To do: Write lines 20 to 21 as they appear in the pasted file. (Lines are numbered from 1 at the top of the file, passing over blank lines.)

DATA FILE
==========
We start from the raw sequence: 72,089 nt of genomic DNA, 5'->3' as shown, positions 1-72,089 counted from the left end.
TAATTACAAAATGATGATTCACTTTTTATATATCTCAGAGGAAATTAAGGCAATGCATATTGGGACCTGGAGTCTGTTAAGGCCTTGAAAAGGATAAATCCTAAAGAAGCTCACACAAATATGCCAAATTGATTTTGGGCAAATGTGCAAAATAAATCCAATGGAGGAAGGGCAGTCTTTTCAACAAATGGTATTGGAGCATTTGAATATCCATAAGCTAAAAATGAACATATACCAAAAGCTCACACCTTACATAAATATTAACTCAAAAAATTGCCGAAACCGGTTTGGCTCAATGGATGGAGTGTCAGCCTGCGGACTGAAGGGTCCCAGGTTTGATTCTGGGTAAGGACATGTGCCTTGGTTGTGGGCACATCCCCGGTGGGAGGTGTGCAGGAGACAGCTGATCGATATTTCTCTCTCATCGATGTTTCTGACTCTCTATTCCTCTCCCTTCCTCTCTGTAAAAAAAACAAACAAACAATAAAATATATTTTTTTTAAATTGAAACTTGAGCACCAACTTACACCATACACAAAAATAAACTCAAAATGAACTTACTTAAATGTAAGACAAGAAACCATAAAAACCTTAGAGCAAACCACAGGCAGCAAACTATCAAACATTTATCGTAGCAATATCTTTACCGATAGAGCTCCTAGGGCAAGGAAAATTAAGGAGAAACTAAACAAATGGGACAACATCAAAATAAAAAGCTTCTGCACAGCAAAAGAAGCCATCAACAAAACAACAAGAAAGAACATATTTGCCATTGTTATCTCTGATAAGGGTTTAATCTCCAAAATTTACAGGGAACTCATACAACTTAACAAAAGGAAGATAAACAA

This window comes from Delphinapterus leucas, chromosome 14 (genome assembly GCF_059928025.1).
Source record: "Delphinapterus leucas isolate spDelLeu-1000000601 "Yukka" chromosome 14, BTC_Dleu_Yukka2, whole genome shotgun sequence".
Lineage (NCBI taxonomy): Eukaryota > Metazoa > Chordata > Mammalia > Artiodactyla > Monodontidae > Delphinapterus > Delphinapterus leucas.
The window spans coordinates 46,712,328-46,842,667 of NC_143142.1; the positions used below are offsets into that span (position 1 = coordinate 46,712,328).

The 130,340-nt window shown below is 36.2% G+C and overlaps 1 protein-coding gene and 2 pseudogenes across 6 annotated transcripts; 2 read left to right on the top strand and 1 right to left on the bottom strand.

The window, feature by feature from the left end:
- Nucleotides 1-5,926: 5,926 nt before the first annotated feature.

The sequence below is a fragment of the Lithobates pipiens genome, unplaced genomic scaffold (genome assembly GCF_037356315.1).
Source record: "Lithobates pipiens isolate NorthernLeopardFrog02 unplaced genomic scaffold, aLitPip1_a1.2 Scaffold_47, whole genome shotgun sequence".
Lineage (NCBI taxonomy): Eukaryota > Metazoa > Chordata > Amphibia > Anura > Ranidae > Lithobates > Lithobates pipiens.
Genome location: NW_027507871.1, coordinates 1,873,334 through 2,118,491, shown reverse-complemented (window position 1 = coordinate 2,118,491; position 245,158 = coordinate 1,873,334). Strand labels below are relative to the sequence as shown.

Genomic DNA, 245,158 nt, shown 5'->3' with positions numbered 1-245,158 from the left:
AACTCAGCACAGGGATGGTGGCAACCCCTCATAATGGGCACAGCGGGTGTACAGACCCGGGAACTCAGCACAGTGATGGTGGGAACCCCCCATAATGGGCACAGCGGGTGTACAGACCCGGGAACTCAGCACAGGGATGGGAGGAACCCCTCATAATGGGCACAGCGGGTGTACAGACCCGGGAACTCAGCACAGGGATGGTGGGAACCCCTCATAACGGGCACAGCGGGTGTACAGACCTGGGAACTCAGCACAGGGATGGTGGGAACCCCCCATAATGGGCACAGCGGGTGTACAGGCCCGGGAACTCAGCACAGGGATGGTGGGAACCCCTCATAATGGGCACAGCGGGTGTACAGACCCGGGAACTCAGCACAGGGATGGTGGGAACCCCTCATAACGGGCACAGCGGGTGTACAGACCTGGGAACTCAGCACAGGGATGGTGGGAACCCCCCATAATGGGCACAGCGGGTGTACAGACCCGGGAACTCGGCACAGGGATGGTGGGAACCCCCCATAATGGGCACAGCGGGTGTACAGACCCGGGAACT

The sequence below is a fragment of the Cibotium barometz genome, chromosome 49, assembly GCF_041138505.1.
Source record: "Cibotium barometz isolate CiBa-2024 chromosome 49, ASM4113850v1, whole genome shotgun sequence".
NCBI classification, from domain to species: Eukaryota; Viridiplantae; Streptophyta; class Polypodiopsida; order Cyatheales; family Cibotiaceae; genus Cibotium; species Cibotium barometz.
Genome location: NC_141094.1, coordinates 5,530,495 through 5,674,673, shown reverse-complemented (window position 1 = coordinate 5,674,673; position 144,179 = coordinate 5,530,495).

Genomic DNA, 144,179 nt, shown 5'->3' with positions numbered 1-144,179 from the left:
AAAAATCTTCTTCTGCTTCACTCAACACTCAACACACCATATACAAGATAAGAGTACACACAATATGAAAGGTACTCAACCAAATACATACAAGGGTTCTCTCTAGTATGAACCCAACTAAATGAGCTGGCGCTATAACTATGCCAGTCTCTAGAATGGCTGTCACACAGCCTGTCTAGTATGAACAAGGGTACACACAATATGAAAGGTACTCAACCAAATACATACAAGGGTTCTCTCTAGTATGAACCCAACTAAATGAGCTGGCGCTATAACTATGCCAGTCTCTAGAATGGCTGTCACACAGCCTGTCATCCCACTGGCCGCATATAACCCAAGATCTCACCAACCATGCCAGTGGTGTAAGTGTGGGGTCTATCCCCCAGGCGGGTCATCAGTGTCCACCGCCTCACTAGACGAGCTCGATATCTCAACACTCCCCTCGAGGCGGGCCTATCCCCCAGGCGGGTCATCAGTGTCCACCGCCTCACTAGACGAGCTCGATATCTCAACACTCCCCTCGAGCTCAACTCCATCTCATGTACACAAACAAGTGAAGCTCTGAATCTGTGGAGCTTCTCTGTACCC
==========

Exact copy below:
Genomic DNA, 144,179 nt, shown 5'->3' with positions numbered 1-144,179 from the left:
AAAAATCTTCTTCTGCTTCACTCAACACTCAACACACCATATACAAGATAAGAGTACACACAATATGAAAGGTACTCAACCAAATACATACAAGGGTTCTCTCTAGTATGAACCCAACTAAATGAGCTGGCGCTATAACTATGCCAGTCTCTAGAATGGCTGTCACACAGCCTGTCTAGTATGAACAAGGGTACACACAATATGAAAGGTACTCAACCAAATACATACAAGGGTTCTCTCTAGTATGAACCCAACTAAATGAGCTGGCGCTATAACTATGCCAGTCTCTAGAATGGCTGTCACACAGCCTGTCATCCCACTGGCCGCATATAACCCAAGATCTCACCAACCATGCCAGTGGTGTAAGTGTGGGGTCTATCCCCCAGGCGGGTCATCAGTGTCCACCGCCTCACTAGACGAGCTCGATATCTCAACACTCCCCTCGAGGCGGGCCTATCCCCCAGGCGGGTCATCAGTGTCCACCGCCTCACTAGACGAGCTCGATATCTCAACACTCCCCTCGAGCTCAACTCCATCTCATGTACACAAACAAGTGAAGCTCTGAATCTGTGGAGCTTCTCTGTACCC